All fields are required.
January 2007 -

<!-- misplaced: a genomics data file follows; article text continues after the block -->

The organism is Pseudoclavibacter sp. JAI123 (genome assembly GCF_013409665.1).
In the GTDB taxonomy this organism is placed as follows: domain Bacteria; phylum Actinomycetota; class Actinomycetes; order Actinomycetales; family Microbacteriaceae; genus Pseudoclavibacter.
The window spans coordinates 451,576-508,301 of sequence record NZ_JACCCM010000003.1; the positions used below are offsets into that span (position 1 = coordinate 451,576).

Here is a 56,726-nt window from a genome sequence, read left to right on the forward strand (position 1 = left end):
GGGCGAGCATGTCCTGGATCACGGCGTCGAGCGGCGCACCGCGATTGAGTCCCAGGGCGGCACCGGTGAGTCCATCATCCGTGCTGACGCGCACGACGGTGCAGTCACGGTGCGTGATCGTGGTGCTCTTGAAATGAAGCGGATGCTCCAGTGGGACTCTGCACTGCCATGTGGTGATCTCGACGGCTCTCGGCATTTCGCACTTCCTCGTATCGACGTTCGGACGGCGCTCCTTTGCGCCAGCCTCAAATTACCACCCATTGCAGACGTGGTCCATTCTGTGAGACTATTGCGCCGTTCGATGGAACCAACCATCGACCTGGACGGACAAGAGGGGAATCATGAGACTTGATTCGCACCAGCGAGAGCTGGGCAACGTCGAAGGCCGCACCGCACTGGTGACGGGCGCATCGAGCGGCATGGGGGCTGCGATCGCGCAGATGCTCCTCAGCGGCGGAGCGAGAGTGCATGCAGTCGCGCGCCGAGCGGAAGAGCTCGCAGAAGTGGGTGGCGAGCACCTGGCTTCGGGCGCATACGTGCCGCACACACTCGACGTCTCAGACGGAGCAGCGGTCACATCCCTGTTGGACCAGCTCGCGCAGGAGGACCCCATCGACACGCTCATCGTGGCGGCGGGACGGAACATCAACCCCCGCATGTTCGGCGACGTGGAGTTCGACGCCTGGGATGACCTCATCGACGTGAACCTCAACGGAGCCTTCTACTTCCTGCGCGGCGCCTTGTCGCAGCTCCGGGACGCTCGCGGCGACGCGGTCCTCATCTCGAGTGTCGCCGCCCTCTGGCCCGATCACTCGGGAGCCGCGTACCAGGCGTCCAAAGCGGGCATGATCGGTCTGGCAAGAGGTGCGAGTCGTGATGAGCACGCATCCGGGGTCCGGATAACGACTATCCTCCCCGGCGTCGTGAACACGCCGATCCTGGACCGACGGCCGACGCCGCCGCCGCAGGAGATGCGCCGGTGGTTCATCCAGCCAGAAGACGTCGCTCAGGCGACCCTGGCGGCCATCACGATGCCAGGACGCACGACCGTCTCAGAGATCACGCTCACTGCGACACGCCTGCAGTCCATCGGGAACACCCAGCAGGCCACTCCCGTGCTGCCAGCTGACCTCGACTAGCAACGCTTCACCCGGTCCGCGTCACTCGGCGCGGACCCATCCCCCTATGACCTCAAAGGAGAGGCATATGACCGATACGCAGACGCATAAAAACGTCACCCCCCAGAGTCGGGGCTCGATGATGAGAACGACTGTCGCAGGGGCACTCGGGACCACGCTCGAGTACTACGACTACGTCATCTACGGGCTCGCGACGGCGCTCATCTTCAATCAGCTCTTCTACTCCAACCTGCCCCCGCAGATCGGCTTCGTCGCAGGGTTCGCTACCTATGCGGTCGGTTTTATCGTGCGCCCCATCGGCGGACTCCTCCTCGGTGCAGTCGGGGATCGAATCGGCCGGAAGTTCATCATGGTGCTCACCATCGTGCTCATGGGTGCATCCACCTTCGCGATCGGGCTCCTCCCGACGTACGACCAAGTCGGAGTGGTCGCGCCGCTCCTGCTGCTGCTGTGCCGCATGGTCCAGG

A bill recently signed by President Bush requires the U.S. Environmental Protection Agency (EPA) to study the rapid growth and energy consumption of data centers, one of several steps taken across the industry in recent months that attempts to combat spiraling energy use in data centers.The study will examine the computer industry's migration to more energy-efficient servers and analyze the potential impacts on costs, energy use, and performance of using more energy-efficient technologies. The study also will examine current government incentives for energy-efficient data centers and servers and will recommend potential incentives and voluntary programs to promote their adoption. Finally, it will analyze the potential cost savings and benefits from using stationary fuel cells for backup power.A number of industry activities have underscored the importance of data center energy efficiency. In November, California's Pacific Gas and Electric Company (PG&E) began offering rebates for data centers that use software to make the best use of their server resources, a technique that allows data centers to accomplish the same tasks with less servers. Click here to see the press release. In December, the American Society of Heating, Refrigerating, and Air-Conditioning Engineers issued new liquid cooling guidelines for data centers. Click here to read the press release. DOE also has been heavily involved in data-center energy efficiency. Its Lawrence Berkeley National Laboratory (LBNL) has long been involved in data center energy efficiency and recently helped launch two demonstration projects to examine the benefits of running data centers on direct-current (DC) power. LBNL also has launched a web site to help data center designers and operators achieve greater energy efficiency.See the archive of news items on the EERE Web site. Finally, see the LBNL web sites on its data center studies and on data center energy management .